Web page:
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Sound faster than light?

  1. Nov 9, 2005 #1
    considering the speed of sound is determined based on enviroment isnt it possible for there to be an enviroment that makes speed of sound faster than the speed of light ? if this is true and possible this means that sound has the potential to be fastest in the universe keyword being potential
  2. jcsd
  3. Nov 9, 2005 #2


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    Staff: Mentor

    No. The speed of sound is based on the mechanical properties of materials, and because of that, it can never get anywhere close to the speed of light.
  4. Nov 9, 2005 #3
    The fastest speed in the universe is that of light in a vacuum (denoted c) where sound doesn't travel at all. In any environment where the speed of light is not c, the speed is always slower than c. Even if sound in that environment were faster than light in that environment, it would still be slower than c.

    Here is an article about an environment in which the speed of light is very slow, 38 MPH. The article does not mention what the speed of sound is in that environment, so it doesn't really address your issue. However, you must realize that if sound travels at 39 MPH in this environment, that wouldn't make it the fastest thing in the universe.

    Last edited: Nov 9, 2005
  5. Nov 10, 2005 #4
    i never said by being faster than the speed of light sound would be the fastest thing in the universe i merely said that it showed the potential to be the fastest thing in the universe as for slowing down light to the point where sound is faster is relevant to my question but i was asking the question as sound catching up to and surpassing the speed of light not light slowing down so sound could catch up to it and as to the light in a vacuum being <c whats to say that there exist a place like blackholes where light doesnt travel but sound does wouldnt that follow the same rule to some degree rather than light being <c sound would be considered <c if this being the case this would prove that sound may not be faster than light but it is merely equal to that of the spped of light giving in to logic sound=s light=l if l is<c and s is <c than s=l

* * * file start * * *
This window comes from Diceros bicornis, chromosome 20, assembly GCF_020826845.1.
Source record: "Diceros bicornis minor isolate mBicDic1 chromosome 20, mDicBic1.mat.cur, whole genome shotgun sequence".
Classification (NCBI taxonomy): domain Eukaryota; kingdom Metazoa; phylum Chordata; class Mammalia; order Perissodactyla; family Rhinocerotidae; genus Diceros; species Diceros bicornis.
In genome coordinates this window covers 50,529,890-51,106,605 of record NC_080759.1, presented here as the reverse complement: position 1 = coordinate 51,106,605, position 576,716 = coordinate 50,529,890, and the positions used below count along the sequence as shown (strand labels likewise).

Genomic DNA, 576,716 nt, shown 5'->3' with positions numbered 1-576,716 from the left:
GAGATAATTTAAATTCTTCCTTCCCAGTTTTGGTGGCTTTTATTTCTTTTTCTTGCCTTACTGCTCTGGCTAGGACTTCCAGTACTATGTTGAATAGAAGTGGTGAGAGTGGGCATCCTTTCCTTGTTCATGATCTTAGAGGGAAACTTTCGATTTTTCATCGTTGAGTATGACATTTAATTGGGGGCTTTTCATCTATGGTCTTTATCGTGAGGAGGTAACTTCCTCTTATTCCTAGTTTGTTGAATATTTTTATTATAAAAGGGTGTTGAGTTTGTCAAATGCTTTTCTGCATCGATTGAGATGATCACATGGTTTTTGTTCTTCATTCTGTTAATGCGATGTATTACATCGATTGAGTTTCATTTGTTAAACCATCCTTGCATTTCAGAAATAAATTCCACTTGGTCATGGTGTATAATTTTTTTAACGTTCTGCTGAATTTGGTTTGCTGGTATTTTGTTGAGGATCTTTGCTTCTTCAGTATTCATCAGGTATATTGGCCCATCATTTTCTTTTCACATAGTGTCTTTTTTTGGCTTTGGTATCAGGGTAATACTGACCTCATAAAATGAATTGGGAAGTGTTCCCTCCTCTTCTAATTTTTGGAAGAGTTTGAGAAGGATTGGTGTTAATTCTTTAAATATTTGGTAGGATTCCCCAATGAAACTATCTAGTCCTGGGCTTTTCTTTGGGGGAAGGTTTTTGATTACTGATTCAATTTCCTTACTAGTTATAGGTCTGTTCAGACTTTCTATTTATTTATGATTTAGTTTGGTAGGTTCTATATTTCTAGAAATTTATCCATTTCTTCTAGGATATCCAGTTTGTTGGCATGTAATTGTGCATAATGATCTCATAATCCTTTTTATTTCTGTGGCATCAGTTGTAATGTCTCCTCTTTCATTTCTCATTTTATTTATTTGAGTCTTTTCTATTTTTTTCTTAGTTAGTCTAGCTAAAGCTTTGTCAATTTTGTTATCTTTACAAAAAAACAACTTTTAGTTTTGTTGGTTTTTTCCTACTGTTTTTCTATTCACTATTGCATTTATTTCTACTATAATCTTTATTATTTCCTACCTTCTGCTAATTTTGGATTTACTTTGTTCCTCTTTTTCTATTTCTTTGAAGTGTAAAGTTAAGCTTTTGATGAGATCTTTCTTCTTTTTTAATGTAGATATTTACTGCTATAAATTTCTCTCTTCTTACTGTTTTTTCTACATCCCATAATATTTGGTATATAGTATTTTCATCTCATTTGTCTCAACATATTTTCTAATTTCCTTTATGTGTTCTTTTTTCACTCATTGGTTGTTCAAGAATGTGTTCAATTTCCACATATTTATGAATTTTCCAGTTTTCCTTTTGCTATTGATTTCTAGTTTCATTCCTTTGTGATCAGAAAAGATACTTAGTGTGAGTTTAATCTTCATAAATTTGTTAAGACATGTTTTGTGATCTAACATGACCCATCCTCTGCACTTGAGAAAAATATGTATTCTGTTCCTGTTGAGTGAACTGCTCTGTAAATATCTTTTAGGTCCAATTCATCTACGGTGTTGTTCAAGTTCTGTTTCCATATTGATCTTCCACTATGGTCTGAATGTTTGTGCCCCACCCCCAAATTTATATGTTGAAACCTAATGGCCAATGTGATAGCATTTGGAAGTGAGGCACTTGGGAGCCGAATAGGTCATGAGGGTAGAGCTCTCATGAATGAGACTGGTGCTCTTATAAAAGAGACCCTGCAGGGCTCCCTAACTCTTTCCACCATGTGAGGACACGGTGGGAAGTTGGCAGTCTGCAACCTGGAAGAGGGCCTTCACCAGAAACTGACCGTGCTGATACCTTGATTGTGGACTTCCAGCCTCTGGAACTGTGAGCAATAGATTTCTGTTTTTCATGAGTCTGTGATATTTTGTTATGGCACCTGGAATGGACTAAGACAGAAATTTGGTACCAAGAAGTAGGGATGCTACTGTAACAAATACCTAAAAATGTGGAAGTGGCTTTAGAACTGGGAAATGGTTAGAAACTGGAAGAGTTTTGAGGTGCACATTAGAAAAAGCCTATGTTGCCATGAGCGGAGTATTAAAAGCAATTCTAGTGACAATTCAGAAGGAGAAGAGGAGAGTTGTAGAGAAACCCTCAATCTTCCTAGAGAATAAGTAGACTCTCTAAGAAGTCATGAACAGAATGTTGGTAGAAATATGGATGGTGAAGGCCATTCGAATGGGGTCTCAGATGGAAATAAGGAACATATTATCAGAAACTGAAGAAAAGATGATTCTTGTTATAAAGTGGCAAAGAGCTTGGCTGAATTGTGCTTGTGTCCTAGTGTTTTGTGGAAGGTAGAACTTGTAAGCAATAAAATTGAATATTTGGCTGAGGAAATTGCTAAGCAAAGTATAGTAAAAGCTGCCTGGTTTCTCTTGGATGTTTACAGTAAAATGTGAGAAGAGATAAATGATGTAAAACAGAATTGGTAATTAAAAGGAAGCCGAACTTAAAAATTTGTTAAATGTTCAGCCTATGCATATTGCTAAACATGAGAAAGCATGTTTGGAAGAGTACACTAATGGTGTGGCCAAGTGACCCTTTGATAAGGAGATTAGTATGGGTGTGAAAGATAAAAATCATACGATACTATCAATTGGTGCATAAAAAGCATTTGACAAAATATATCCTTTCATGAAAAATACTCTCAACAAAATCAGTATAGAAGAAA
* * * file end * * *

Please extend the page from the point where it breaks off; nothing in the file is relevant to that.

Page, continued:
Last edited: Nov 10, 2005
  6. Nov 10, 2005 #5
    i don't think the speed of sound could ever exceed c because sound requires a medium to propogate through, which contains molecules, and no matter waht the medium, molecules cannot move faster than c.